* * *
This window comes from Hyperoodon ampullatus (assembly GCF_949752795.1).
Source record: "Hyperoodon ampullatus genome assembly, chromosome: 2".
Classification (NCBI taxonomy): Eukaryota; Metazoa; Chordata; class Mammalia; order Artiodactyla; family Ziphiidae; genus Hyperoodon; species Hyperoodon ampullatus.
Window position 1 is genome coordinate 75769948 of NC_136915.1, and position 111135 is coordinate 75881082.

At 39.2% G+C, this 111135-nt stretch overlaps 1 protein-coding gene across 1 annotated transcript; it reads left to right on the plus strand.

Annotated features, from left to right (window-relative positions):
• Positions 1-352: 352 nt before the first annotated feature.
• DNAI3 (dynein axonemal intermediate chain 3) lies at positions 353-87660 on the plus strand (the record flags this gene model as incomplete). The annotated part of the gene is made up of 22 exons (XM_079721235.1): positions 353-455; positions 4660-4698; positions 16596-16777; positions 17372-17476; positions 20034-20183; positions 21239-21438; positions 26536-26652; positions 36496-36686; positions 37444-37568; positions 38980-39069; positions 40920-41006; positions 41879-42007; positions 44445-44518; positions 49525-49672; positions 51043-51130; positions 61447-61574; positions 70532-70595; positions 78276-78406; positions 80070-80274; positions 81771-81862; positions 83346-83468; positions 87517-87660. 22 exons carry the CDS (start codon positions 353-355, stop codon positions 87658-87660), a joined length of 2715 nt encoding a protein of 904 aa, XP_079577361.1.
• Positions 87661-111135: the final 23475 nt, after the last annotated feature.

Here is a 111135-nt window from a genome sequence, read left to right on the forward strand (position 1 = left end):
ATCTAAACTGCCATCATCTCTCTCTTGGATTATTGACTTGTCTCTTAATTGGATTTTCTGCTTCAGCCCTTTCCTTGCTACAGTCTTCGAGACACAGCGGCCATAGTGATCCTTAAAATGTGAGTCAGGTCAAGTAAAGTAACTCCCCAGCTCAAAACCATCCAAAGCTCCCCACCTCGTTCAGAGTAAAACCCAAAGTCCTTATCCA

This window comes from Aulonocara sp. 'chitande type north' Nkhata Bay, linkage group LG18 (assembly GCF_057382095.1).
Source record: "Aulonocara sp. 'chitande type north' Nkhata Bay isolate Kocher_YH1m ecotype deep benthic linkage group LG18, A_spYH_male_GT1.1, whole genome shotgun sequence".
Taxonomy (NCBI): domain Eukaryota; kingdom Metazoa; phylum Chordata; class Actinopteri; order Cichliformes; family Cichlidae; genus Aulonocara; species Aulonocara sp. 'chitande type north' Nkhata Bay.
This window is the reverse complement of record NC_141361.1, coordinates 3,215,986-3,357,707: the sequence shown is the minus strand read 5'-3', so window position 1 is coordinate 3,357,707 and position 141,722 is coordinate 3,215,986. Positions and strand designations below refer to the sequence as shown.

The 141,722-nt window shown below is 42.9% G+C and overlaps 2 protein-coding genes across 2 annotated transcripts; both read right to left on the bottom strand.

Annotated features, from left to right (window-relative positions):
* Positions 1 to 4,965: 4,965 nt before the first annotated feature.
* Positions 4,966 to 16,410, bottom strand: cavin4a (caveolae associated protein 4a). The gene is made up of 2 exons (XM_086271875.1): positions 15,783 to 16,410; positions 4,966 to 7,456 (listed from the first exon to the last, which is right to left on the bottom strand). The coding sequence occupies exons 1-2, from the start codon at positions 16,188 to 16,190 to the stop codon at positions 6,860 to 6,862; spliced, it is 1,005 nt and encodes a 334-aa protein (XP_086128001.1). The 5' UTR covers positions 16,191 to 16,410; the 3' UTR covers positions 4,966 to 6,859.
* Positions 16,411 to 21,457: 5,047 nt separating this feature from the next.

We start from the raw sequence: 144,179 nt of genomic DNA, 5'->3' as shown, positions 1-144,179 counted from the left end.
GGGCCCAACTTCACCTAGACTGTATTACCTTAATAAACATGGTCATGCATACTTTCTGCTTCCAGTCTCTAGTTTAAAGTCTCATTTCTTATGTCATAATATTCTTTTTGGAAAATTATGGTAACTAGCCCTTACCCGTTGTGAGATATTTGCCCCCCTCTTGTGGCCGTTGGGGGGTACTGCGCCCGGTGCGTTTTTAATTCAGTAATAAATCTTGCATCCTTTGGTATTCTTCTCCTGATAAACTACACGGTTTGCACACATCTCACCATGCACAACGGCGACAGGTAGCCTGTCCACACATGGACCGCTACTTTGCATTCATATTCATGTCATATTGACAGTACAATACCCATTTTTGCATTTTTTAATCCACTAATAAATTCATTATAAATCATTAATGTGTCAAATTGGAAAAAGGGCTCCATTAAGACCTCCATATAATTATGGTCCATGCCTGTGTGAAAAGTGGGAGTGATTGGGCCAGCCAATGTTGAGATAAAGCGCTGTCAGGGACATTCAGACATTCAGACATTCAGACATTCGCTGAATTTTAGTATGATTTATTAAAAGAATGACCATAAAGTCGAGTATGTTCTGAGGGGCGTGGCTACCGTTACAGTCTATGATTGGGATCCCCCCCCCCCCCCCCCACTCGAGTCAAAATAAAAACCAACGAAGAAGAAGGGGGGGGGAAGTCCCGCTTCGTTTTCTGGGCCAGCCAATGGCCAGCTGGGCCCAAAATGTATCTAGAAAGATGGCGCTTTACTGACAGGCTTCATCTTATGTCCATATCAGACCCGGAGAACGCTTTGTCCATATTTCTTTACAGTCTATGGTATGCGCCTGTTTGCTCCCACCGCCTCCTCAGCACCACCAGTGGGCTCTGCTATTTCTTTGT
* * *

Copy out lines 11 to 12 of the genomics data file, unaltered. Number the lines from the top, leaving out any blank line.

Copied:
ATCTAAACTGCCATCATCTCTCTCTTGGATTATTGACTTGTCTCTTAATTGGATTTTCTGCTTCAGCCCTTTCCTTGCTACAGTCTTCGAGACACAGCGGCCATAGTGATCCTTAAAATGTGAGTCAGGTCAAGTAAAGTAACTCCCCAGCTCAAAACCATCCAAAGCTCCCCACCTCGTTCAGAGTAAAACCCAAAGTCCTTATCCA

This window comes from Aulonocara sp. 'chitande type north' Nkhata Bay, linkage group LG18 (assembly GCF_057382095.1).